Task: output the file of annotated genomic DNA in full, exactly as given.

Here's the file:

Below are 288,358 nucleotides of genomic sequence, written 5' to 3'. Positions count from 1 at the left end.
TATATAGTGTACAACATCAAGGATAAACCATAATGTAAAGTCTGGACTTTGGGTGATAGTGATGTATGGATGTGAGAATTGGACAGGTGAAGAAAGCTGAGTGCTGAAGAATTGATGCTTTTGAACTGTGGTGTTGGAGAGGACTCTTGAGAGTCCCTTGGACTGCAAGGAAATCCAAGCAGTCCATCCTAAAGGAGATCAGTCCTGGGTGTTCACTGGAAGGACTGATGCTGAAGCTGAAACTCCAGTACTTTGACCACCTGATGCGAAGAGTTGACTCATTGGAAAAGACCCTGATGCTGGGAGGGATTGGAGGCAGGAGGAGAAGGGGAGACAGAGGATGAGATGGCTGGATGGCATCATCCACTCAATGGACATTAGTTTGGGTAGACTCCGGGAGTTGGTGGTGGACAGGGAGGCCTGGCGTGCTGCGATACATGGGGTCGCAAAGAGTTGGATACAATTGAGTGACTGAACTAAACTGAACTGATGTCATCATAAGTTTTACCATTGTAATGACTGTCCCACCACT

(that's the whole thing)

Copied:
Below are 288,358 nucleotides of genomic sequence, written 5' to 3'. Positions count from 1 at the left end.
TATATAGTGTACAACATCAAGGATAAACCATAATGTAAAGTCTGGACTTTGGGTGATAGTGATGTATGGATGTGAGAATTGGACAGGTGAAGAAAGCTGAGTGCTGAAGAATTGATGCTTTTGAACTGTGGTGTTGGAGAGGACTCTTGAGAGTCCCTTGGACTGCAAGGAAATCCAAGCAGTCCATCCTAAAGGAGATCAGTCCTGGGTGTTCACTGGAAGGACTGATGCTGAAGCTGAAACTCCAGTACTTTGACCACCTGATGCGAAGAGTTGACTCATTGGAAAAGACCCTGATGCTGGGAGGGATTGGAGGCAGGAGGAGAAGGGGAGACAGAGGATGAGATGGCTGGATGGCATCATCCACTCAATGGACATTAGTTTGGGTAGACTCCGGGAGTTGGTGGTGGACAGGGAGGCCTGGCGTGCTGCGATACATGGGGTCGCAAAGAGTTGGATACAATTGAGTGACTGAACTAAACTGAACTGATGTCATCATAAGTTTTACCATTGTAATGACTGTCCCACCACT